Sunday, November 16, 2003

Following Up: A couple of follow ups to previous posts.

First, it's clear the folks at USA Today are loyal readers of a dam site as evidenced by this article verifying my comments about the inanity of the check engine light and subsequent discoveries, and my general disapprobation of auto industry for its obsession with high tech gadgetry:
Thanks to the latest electronics, cars can tell you the pressure in each tire, display stock quotes or give directions to the nearest Italian restaurant. But the complex computer systems required to do all that have broken down on hundreds, perhaps thousands, of luxury vehicles, wreaking havoc on the lives of their owners.

And most tellingly:

"Engine lights come on so easily, and many times they can only be reset by a dealer even if there is nothing wrong," says Dave Hurt, president of Certified Car Care, a company that sells extended warranties. "Diagnosis of problems is a lot more complicated these days because of the amount of electronics in a car."


Emission control systems that have been setting off "check engine" dashboard lights since the 1996 model year now have about 700 possible trouble codes. A problem as simple as a loose gas cap can prompt a warning light.

A dead battery can wipe out the trouble codes, making it impossible to perform state-ordered emissions testing on a car. The owner may have to drive the car for a few days to replenish the codes, then return for the test.

The principle lesson here (not worth pursuing at the moment) is that mechanical design skills and technological design skills are two completely different animals and high tech is not synonymous with design quality.

Second, from the realm of the surreal, last time out I linked to a story about a panic in Khartoum over fears of foreigners who could shrivel a fellow's manlihood (the previous linkapalooza, second from the end). Well it turns out – and this is the surreal part -- there is a syndrome for that. It's called Genital Retraction Syndrome (colloquially: shrinkage). I am anxiously awaiting on a 20/20 expose and a cautionary thriller from Michael Crichton. Select quotes:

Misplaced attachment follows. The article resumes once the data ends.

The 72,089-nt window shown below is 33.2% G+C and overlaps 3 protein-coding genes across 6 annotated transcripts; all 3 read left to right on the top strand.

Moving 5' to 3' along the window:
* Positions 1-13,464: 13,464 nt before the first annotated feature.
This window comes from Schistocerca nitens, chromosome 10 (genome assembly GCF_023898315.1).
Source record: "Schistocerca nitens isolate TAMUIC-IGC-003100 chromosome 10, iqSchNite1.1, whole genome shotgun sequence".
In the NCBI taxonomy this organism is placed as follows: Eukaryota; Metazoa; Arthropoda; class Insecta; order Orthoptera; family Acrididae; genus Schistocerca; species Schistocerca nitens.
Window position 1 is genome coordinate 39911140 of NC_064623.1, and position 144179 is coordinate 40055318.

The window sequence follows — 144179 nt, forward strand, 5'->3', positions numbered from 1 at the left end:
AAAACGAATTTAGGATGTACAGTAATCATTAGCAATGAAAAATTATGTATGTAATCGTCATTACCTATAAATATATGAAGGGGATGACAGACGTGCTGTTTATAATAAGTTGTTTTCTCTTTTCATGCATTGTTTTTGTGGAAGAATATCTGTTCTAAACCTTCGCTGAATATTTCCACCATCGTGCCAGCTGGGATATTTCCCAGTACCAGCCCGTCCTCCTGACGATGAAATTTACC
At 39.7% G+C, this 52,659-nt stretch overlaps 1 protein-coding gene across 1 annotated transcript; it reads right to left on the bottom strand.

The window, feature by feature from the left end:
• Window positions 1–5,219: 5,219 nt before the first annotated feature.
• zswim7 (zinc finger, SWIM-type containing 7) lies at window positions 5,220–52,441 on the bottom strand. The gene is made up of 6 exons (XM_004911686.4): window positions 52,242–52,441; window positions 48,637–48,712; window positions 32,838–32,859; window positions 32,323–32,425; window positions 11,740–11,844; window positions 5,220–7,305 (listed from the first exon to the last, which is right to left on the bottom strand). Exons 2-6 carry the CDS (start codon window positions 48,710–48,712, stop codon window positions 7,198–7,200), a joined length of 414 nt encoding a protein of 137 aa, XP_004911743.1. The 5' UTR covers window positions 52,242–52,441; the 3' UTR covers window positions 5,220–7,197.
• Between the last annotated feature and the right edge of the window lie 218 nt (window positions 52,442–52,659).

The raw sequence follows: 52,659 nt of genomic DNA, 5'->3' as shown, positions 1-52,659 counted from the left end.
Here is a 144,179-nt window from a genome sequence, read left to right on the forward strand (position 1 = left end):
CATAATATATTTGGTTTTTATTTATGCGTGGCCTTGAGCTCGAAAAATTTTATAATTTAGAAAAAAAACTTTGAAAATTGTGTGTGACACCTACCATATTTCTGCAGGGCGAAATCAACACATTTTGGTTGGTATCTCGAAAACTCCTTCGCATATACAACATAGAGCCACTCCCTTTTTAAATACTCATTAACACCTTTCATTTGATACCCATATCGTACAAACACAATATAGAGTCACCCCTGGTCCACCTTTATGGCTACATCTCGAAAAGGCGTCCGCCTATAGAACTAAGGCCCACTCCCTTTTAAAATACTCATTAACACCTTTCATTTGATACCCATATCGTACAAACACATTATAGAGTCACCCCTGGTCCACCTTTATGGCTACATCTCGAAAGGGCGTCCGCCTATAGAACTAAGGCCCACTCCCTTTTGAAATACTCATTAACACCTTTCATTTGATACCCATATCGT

The individual afflicted with genital retraction syndrome believes that his or her genitals (or in the case of women, breasts and/or genitals) are retracting into the body. Such a belief would be frightening enough, but local tradition adds the warning that such an occurrence is usually fatal. The majority of persons with GRS are male; cases are reported to occur in women, at least in the Malaysian version, but are much more rare. A typical episode will occur when a man goes to urinate in the cold or while emotionally upset (often due to guilt over masturbation or frequenting prostitutes, while concerned about his sexual performance, or after a fight with his wife) and observes that his penis is becoming smaller, a condition known medically as hyperinvolution. Remembering the dangers of a shrinking penis, the man grabs his genitals before they can retract into his body, and calls for help. If no one is around to help hold onto his penis, the individual may use mechanical devices to keep the penis from retracting, including cords, chopsticks, clamps, or small weights. Episodes of GRS may strike the same indvidual repeatedly, and epidemics of GRS have been noted, most famously the great koro epidemic in Singapore in 1967.

Who can forget the great koro epidemic of '67? The mind reels. Here's the full monty, such as it is. Fear not, there are no pictures.